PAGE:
Our counselling team supports many transgender clients. Often those who want to medically transition are not able to get the medical care they need from their doctor, so we do our best to help navigate the health care system and help them find the services they need.
    I'm also often asked to write letters of support verifying someone's transgender identity before they're able to access medical service. This is sometimes known as a psychiatric or readiness assessment. I myself was asked to get one of these letters before I was able to access my own trans health care services.
    As a social worker, I find this very odd. In no other circumstances do you have to write a letter to access the medical care that you need in Ontario. Like other health care services, trans health needs to operate on an informed consent model. Currently, too many people have to jump through hoops proving to often cisgender professionals, such as social workers or doctors who lack training, that they are trans enough in order to receive the medical care they need. This needs to change.
    Effective trans care services include the patient-first, informed consent approach. It should not be left in the hands of me or a doctor to decide what somebody's gender identity is or is not, especially when research suggests that transgender clients are the ones educating their doctor—at 48%—or their mental health provider—at 53%—on what trans health issues are, in part because trans health is not included in formal education for medical or mental health providers.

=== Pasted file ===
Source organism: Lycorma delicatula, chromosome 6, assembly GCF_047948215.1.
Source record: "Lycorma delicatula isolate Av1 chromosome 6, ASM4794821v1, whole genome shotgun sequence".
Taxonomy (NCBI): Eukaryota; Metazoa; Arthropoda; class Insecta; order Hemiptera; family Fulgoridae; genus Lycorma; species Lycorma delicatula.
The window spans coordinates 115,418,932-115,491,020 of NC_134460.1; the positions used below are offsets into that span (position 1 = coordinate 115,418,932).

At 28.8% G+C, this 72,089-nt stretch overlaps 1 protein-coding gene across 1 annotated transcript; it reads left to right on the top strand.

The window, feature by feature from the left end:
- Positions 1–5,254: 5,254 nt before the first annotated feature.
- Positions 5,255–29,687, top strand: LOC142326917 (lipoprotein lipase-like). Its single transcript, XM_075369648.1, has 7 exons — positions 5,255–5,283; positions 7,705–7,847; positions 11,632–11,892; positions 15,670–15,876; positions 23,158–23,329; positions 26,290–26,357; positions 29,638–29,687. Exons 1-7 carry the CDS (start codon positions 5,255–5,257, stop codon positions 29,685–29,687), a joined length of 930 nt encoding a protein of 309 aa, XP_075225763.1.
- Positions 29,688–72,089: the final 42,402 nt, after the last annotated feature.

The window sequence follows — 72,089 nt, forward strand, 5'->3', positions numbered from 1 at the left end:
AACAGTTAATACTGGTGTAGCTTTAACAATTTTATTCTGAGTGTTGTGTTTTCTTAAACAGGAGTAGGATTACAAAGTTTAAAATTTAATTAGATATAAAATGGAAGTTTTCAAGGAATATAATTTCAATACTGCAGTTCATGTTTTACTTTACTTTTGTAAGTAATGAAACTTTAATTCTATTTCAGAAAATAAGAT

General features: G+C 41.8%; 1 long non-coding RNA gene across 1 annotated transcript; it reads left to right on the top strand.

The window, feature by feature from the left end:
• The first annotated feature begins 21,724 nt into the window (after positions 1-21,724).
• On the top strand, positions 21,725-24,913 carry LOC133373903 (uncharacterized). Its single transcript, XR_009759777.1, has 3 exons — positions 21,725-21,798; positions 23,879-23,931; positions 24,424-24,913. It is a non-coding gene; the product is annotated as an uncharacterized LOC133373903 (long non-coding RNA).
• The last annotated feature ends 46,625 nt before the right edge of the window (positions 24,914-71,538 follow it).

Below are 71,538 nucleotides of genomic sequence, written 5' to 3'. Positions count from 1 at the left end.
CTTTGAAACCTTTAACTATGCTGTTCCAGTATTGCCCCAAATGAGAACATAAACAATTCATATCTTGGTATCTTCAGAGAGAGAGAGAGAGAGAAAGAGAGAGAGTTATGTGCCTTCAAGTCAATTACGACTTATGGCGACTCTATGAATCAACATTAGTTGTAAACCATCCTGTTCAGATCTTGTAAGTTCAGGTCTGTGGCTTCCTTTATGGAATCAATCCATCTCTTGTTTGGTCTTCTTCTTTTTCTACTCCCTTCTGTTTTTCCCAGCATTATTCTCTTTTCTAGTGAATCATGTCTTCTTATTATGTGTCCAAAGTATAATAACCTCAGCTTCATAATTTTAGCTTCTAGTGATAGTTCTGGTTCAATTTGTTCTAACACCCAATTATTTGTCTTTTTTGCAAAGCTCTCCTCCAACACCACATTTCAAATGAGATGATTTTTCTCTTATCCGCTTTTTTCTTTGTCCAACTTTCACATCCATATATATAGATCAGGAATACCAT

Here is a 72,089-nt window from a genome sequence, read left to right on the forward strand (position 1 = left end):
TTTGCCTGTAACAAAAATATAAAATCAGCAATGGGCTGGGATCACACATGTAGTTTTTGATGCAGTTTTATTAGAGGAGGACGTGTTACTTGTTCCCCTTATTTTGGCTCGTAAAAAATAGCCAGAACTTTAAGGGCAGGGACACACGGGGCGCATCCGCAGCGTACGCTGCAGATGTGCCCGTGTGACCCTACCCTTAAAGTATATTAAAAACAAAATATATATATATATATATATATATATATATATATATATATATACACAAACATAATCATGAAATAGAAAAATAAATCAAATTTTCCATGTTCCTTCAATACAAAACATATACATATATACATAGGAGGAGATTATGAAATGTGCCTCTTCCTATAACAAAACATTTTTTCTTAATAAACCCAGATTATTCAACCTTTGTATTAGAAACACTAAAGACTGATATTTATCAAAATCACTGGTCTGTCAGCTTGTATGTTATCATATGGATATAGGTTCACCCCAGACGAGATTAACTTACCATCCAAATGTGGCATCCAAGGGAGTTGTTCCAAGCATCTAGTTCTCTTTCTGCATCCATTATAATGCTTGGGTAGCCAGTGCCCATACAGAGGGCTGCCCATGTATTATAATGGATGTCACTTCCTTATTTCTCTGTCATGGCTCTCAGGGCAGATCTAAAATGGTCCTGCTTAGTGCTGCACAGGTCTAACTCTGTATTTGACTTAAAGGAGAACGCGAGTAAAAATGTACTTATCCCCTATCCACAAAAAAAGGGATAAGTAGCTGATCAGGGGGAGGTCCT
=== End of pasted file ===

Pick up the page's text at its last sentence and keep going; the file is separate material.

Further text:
We need to invest in our young people's well-being and their families.
    I would like to share a story about myself. When I was 12 years old, I asked my brother if he would still love me if I were gay, and he said no. As you can imagine, I didn't talk about it again. I went away to university and I came back and decided that that was when I was going to talk about it, and so I told him. He took a deep breath and he turned to me, and he said, “Me too”. That means that we lived decades of our lives in silence. We weren't able to share a big part of who we were with each other, and it's not because our community was particularly homophobic or transphobic, it's because our identities just didn't exist—we were erased. There were no resources for my brother, for my family, or for me; and my story is not unique.
    To me, one of the worst statistics, but not the most surprising that is coming out of the OutLook study, is that the majority of LGBTQ people have pretended to be straight or cisgender. They have erased who they are in order to function or feel safe in their community. I don't want another young person to have to erase who they are so they can get the medical care that they need, so they can go to school, so they can feel safe or so they can get a job.